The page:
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I found a PHP-based recipe and meal plan script, that I'd like to edit.

There's a MealPlan Class that allows all users to create their own daily menus/mealplans, by selecting from a list of all recipes found in the database.

I want to switch the table/column names used in the insert statement, based on the level of the user.

The original insert method is:

// Insert Meal Plan
function insert($date, $meal, $recipe, $servings, $owner) {
        global $DB_LINK, $db_table_mealplans, $LangUI;

        $date = $DB_LINK->addq($date, get_magic_quotes_gpc());
        $meal = $DB_LINK->addq($meal, get_magic_quotes_gpc());
        $recipe = $DB_LINK->addq($recipe, get_magic_quotes_gpc());
        $servings = $DB_LINK->addq($servings, get_magic_quotes_gpc());
        $owner = $DB_LINK->addq($owner, get_magic_quotes_gpc());

        $sql = "INSERT INTO $db_table_mealplans (
          VALUES (
        $rc = $DB_LINK->Execute($sql);
        DBUtils::checkResult($rc, NULL, $LangUI->_('Recipe already added on:'.$date), $sql);

My idea was to change:




and use a switch statement to change the table/column names. But I've been told that this sort of thing is frowned upon in OOP. What's the best way to go about this?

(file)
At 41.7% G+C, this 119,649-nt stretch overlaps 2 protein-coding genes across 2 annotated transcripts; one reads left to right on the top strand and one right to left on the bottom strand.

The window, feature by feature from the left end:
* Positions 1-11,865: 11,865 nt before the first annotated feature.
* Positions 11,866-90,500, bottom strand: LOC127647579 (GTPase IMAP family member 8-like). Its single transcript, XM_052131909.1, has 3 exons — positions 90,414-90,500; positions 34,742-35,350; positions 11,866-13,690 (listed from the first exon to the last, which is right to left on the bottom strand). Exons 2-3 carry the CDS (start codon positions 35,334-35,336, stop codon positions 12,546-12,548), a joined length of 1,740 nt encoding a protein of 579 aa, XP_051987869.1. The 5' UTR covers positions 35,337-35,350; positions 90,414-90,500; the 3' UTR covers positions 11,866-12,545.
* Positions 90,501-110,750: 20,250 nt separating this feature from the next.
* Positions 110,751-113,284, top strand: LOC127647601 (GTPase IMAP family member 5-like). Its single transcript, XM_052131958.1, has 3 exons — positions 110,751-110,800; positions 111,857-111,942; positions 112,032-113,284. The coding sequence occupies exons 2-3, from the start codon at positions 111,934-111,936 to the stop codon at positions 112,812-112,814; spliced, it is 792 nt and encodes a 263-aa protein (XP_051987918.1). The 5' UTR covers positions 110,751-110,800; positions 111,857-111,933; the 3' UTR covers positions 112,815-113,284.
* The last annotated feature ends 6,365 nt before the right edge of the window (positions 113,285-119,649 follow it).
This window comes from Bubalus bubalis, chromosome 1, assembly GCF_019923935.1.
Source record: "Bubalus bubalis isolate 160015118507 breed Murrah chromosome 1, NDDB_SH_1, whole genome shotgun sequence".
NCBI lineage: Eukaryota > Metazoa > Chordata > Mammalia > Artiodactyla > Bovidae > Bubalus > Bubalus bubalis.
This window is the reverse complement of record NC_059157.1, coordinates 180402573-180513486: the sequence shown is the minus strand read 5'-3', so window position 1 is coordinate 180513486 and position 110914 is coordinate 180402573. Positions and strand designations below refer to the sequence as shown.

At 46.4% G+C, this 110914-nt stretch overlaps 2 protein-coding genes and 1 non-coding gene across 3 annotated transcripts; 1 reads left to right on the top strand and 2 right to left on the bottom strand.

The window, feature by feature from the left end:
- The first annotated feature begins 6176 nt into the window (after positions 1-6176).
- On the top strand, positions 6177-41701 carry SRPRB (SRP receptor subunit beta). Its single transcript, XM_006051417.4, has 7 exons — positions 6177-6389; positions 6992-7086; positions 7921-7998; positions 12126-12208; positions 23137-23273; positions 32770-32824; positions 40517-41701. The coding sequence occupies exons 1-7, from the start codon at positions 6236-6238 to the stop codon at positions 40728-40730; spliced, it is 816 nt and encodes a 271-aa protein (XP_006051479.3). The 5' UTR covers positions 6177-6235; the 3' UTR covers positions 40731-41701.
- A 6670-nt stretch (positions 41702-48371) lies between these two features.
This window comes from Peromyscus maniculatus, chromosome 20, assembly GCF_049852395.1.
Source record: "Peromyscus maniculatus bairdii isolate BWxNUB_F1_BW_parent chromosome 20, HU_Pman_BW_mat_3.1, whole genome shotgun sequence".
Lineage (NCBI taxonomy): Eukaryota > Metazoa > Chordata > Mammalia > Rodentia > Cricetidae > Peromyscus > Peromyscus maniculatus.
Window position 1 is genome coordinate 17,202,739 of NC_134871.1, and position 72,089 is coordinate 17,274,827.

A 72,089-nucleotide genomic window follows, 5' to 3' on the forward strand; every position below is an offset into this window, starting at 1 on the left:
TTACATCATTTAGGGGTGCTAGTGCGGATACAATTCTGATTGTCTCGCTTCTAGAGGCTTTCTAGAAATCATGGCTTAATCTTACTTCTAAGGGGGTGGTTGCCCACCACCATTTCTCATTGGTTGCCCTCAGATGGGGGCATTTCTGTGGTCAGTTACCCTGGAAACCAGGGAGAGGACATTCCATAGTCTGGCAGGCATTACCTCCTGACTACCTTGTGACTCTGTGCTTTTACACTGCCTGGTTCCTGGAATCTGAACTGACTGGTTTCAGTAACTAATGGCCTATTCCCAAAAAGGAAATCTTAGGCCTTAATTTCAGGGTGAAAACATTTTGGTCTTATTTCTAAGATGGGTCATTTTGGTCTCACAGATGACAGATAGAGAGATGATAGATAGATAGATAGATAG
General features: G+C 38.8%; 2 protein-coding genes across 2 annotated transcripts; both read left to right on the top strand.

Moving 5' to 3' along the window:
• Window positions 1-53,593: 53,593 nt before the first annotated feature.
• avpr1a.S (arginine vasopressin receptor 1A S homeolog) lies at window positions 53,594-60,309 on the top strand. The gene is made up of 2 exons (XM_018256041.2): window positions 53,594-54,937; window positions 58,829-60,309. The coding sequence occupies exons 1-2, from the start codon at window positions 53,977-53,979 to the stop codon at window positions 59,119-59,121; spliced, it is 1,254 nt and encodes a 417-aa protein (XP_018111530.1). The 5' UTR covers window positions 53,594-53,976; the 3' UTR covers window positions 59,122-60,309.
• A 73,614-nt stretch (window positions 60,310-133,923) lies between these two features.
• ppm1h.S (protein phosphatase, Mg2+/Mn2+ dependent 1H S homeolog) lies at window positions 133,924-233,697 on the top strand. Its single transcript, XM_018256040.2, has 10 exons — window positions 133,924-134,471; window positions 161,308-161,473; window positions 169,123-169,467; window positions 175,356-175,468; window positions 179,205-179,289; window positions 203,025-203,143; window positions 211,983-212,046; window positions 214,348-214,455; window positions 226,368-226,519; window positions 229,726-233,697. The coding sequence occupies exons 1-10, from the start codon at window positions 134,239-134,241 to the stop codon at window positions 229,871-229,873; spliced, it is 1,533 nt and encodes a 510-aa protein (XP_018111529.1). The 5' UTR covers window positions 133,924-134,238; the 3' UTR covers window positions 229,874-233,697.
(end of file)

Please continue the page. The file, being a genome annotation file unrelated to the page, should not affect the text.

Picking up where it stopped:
(NOTE: I can post the whole class if need be, but figured this would be enough info)

share|improve this question
What other columns are in db_table_mealplans that you would switch to? It doesn't sound like you have a programming problem, it sounds more like an application design/data design problem. If you have to try to pull something like this off, you're probably going about it all wrong. – Jeremy Harris Nov 13 '12 at 20:38
up vote 1 down vote accepted

I don't have any code for you, but I've done something similar to this recently. Basically I dynamically made the SQL string by concating the string depending on what the user input. Bear with me as I try to type something on the fly.

$columnsArray = array();
$sqlCmd = "INSERT INTO";

If (someCondition) {
    array_push($columnsArray, "mplan_date");
}//Could try turning this into a loop and just push all 
 //applicable columns into the array

$counter = 0;

Foreach ($columnsArray as $columnName) {
    $sqlCmd .= " $columnName";
    If ($counter < count($columnsArray)){
        $sqlCmd .= ",";
    }//This will put a comma after each column with the 
     //exception of the last one.

So I did something like this only with a user defined select statement to retrieve data. Basiclly keep going with the logic until you’ve built a custom string that will be the user defined SQL statement, and then execute it. This includes doing something similar to the above script to concat the values into the string.

Hope this gives you some ideas.

share|improve this answer
Also a lot of the testing came from a $_POST form in html and checked is it was set or not to preload other variables for use in building the SQL statements as well. – defaultNINJA Nov 13 '12 at 20:57

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